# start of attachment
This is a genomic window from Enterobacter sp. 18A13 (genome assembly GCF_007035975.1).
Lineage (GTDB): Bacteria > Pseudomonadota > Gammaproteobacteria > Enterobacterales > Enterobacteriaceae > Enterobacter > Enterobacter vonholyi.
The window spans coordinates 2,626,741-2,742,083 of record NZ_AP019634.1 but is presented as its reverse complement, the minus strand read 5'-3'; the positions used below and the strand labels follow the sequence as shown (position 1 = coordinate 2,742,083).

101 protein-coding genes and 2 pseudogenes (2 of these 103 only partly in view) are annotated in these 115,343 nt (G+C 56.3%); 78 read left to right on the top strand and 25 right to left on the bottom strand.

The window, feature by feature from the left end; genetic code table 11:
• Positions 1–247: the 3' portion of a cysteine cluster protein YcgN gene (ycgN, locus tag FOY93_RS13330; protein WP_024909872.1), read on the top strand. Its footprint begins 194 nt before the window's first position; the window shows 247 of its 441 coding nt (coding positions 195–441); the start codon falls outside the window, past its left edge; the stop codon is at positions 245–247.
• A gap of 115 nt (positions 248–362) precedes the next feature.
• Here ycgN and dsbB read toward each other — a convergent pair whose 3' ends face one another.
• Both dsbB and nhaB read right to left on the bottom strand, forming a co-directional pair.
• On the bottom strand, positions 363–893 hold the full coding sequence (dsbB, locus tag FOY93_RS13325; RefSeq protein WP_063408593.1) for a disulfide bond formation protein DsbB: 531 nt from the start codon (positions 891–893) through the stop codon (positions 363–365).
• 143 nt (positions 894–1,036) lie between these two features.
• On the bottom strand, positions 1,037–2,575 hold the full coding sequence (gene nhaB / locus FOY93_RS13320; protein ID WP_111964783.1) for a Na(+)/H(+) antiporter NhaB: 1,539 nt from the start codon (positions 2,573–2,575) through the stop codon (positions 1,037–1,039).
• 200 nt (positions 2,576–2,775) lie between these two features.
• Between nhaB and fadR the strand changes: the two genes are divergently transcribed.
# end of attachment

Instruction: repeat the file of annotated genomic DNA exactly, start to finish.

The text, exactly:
This is a genomic window from Enterobacter sp. 18A13 (genome assembly GCF_007035975.1).
Lineage (GTDB): Bacteria > Pseudomonadota > Gammaproteobacteria > Enterobacterales > Enterobacteriaceae > Enterobacter > Enterobacter vonholyi.
The window spans coordinates 2,626,741-2,742,083 of record NZ_AP019634.1 but is presented as its reverse complement, the minus strand read 5'-3'; the positions used below and the strand labels follow the sequence as shown (position 1 = coordinate 2,742,083).

101 protein-coding genes and 2 pseudogenes (2 of these 103 only partly in view) are annotated in these 115,343 nt (G+C 56.3%); 78 read left to right on the top strand and 25 right to left on the bottom strand.

The window, feature by feature from the left end; genetic code table 11:
• Positions 1–247: the 3' portion of a cysteine cluster protein YcgN gene (ycgN, locus tag FOY93_RS13330; protein WP_024909872.1), read on the top strand. Its footprint begins 194 nt before the window's first position; the window shows 247 of its 441 coding nt (coding positions 195–441); the start codon falls outside the window, past its left edge; the stop codon is at positions 245–247.
• A gap of 115 nt (positions 248–362) precedes the next feature.
• Here ycgN and dsbB read toward each other — a convergent pair whose 3' ends face one another.
• Both dsbB and nhaB read right to left on the bottom strand, forming a co-directional pair.
• On the bottom strand, positions 363–893 hold the full coding sequence (dsbB, locus tag FOY93_RS13325; RefSeq protein WP_063408593.1) for a disulfide bond formation protein DsbB: 531 nt from the start codon (positions 891–893) through the stop codon (positions 363–365).
• 143 nt (positions 894–1,036) lie between these two features.
• On the bottom strand, positions 1,037–2,575 hold the full coding sequence (gene nhaB / locus FOY93_RS13320; protein ID WP_111964783.1) for a Na(+)/H(+) antiporter NhaB: 1,539 nt from the start codon (positions 2,573–2,575) through the stop codon (positions 1,037–1,039).
• 200 nt (positions 2,576–2,775) lie between these two features.
• Between nhaB and fadR the strand changes: the two genes are divergently transcribed.